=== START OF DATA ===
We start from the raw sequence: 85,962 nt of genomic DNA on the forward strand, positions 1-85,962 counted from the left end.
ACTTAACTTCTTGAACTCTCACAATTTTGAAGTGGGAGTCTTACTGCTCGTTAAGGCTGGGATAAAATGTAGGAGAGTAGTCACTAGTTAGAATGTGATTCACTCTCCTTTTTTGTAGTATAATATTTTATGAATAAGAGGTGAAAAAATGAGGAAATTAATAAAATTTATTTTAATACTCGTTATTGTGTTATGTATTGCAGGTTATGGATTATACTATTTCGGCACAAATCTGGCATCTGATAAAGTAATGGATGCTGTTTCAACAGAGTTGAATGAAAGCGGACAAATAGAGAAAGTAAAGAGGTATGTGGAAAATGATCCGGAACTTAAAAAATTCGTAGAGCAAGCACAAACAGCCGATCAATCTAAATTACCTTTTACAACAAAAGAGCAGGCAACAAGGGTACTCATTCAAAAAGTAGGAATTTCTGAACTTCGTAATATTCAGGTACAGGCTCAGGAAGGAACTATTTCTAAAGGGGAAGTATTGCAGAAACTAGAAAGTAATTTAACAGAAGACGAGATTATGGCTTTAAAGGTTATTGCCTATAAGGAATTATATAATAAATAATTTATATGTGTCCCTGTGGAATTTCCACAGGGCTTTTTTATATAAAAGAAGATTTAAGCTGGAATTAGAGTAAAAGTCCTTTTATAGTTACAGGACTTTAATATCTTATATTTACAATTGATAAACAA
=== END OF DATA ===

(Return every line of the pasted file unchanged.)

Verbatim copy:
We start from the raw sequence: 85,962 nt of genomic DNA on the forward strand, positions 1-85,962 counted from the left end.
ACTTAACTTCTTGAACTCTCACAATTTTGAAGTGGGAGTCTTACTGCTCGTTAAGGCTGGGATAAAATGTAGGAGAGTAGTCACTAGTTAGAATGTGATTCACTCTCCTTTTTTGTAGTATAATATTTTATGAATAAGAGGTGAAAAAATGAGGAAATTAATAAAATTTATTTTAATACTCGTTATTGTGTTATGTATTGCAGGTTATGGATTATACTATTTCGGCACAAATCTGGCATCTGATAAAGTAATGGATGCTGTTTCAACAGAGTTGAATGAAAGCGGACAAATAGAGAAAGTAAAGAGGTATGTGGAAAATGATCCGGAACTTAAAAAATTCGTAGAGCAAGCACAAACAGCCGATCAATCTAAATTACCTTTTACAACAAAAGAGCAGGCAACAAGGGTACTCATTCAAAAAGTAGGAATTTCTGAACTTCGTAATATTCAGGTACAGGCTCAGGAAGGAACTATTTCTAAAGGGGAAGTATTGCAGAAACTAGAAAGTAATTTAACAGAAGACGAGATTATGGCTTTAAAGGTTATTGCCTATAAGGAATTATATAATAAATAATTTATATGTGTCCCTGTGGAATTTCCACAGGGCTTTTTTATATAAAAGAAGATTTAAGCTGGAATTAGAGTAAAAGTCCTTTTATAGTTACAGGACTTTAATATCTTATATTTACAATTGATAAACAA